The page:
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Thrombin, Inflammation, and Cardiovascular Disease: Inflammation Markers and CVD Risk

PAI-1 levels are associated with insulin, suggesting that the role of PAI-1 may be particularly important in people with the metabolic syndrome or type 2 diabetes. The regulation of PAI-1 levels—at least in blood—is in part mediated by regulators of glycemic control and inflammation: insulin and proinsulin can stimulate endothelial cells and hepatocytes to produce PAI-1,’ and PAI-1 is believed to be a weak acute-phase reactant. In addition, adipocytes can directly synthesize and secrete PAI-1, helping to explain the known association of PAI-1 levels with body mass index. this

All of these factors associated with PAI-1 levels are also correlated with each other; this high degree of covariance makes it difficult to establish independent associations. To help make these connections, we performed a factor analysis as part of the data analysis of the Cardiovascular Health Study. Factor analysis is a statistical approach that computes a set of hypothetical uncorrelated “factors” from a set of covariate variables. This method has been used to analyze the components of the metabolic syndrome; in several studies, it has consistently yielded four factors: BP, body mass, insulin/glucose, and lipids. We entered these variables, as well as variables related to inflammation and hemostasis; this analysis yielded the established four factors, plus three new factors, which we termed inflammation, vitamin K-dependent coagulation factors, and procoagulant activity.4 PAI-1 was associated with the insulin/glucose factor and the body mass factor, and not with the others, supporting the notion that PAI-1 reflects both insulin level and adiposity, but only weakly, if at all, inflammation or ongoing coagulant activity.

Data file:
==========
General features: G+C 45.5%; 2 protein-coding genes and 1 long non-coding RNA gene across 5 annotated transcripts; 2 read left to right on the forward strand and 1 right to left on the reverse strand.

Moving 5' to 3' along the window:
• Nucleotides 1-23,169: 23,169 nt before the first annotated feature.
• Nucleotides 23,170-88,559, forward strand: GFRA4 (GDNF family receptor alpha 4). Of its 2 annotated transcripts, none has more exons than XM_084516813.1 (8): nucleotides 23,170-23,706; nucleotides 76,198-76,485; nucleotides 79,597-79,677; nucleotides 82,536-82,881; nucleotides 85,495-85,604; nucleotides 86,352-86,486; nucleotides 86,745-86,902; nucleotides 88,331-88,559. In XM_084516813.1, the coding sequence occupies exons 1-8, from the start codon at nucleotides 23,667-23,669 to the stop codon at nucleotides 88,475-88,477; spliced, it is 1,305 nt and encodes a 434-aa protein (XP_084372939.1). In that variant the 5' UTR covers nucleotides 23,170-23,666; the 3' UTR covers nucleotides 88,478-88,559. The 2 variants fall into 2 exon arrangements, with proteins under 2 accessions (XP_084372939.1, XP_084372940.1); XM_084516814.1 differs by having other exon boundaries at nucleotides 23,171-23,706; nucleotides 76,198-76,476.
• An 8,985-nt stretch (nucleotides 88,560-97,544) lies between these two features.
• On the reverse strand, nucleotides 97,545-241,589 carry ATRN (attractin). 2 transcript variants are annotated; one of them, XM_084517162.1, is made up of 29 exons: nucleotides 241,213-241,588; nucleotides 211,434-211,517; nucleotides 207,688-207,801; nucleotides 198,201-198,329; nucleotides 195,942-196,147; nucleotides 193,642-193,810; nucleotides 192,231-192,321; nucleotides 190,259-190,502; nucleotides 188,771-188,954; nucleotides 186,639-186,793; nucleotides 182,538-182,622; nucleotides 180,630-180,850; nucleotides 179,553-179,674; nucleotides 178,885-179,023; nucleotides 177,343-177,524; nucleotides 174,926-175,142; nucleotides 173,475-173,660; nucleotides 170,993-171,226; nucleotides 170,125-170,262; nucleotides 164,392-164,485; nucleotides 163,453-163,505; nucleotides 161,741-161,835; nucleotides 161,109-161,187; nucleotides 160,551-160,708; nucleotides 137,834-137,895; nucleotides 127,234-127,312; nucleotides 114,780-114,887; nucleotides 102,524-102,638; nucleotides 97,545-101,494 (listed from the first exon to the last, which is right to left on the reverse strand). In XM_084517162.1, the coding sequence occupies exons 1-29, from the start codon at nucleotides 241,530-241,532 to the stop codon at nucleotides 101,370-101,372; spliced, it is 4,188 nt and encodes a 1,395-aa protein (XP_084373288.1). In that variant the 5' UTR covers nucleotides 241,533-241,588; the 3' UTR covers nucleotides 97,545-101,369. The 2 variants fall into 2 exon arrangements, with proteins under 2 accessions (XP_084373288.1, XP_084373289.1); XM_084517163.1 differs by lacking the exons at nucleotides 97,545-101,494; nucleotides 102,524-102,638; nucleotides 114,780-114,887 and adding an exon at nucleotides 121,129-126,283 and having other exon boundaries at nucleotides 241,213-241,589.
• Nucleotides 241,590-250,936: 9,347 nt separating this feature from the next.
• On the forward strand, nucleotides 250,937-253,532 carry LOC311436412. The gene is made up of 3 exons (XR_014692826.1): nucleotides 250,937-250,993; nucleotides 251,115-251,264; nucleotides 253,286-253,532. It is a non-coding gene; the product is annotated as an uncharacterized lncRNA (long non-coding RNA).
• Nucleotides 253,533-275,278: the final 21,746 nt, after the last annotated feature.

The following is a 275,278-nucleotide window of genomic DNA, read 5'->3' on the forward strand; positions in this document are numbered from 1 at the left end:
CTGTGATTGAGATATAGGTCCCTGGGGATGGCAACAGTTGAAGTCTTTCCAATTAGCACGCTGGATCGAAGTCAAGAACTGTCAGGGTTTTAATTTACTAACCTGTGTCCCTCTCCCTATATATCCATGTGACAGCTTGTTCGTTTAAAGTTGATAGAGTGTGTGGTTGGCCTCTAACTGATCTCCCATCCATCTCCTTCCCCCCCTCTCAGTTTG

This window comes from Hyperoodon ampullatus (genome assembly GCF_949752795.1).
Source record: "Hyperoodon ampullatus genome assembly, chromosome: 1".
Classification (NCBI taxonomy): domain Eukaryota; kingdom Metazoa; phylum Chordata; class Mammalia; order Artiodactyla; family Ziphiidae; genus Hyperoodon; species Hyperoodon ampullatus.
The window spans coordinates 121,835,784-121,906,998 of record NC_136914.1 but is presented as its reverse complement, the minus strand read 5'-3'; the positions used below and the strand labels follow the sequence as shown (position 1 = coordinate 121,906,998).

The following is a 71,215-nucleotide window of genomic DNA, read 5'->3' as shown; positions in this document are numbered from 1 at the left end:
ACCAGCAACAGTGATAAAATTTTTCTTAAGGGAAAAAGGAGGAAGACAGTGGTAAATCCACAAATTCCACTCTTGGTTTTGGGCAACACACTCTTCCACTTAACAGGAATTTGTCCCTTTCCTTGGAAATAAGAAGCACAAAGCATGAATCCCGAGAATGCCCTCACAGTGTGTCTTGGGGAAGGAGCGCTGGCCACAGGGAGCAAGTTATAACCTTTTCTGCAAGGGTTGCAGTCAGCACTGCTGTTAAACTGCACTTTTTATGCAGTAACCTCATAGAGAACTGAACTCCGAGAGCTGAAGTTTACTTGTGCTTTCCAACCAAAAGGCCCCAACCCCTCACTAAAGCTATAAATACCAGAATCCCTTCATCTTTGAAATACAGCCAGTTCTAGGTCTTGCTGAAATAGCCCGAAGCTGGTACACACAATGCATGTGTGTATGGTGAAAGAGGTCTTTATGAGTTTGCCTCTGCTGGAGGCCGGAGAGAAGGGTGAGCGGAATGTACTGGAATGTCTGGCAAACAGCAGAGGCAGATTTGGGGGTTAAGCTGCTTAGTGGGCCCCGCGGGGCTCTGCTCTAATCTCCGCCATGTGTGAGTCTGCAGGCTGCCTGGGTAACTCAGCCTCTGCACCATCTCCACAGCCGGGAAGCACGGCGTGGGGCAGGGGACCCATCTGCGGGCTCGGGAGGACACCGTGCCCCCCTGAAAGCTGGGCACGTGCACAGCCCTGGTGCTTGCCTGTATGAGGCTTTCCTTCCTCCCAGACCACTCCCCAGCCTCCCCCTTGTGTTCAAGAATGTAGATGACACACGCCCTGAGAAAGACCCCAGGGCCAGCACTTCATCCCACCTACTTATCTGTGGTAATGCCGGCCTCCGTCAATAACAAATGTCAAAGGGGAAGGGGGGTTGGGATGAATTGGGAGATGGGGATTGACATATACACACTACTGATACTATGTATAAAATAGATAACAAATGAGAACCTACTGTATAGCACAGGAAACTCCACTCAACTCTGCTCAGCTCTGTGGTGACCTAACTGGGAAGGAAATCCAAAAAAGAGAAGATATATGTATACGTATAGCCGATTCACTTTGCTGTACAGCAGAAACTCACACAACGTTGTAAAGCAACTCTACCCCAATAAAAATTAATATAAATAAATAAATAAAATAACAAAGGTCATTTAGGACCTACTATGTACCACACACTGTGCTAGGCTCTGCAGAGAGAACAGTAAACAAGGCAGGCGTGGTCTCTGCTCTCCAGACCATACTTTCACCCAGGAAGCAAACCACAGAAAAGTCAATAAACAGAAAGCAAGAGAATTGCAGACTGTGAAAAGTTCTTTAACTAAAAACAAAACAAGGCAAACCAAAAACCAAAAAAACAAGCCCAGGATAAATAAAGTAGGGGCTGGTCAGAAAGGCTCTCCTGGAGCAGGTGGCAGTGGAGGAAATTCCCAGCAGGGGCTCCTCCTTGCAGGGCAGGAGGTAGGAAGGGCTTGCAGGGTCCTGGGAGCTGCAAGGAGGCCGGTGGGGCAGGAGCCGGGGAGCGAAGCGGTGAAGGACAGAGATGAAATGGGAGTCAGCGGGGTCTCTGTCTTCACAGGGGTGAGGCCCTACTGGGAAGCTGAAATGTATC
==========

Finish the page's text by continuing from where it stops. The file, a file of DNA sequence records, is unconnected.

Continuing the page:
Research done over the last 10 years has played an important role in identifying inflammation as a key process in atherosclerosis and CVD.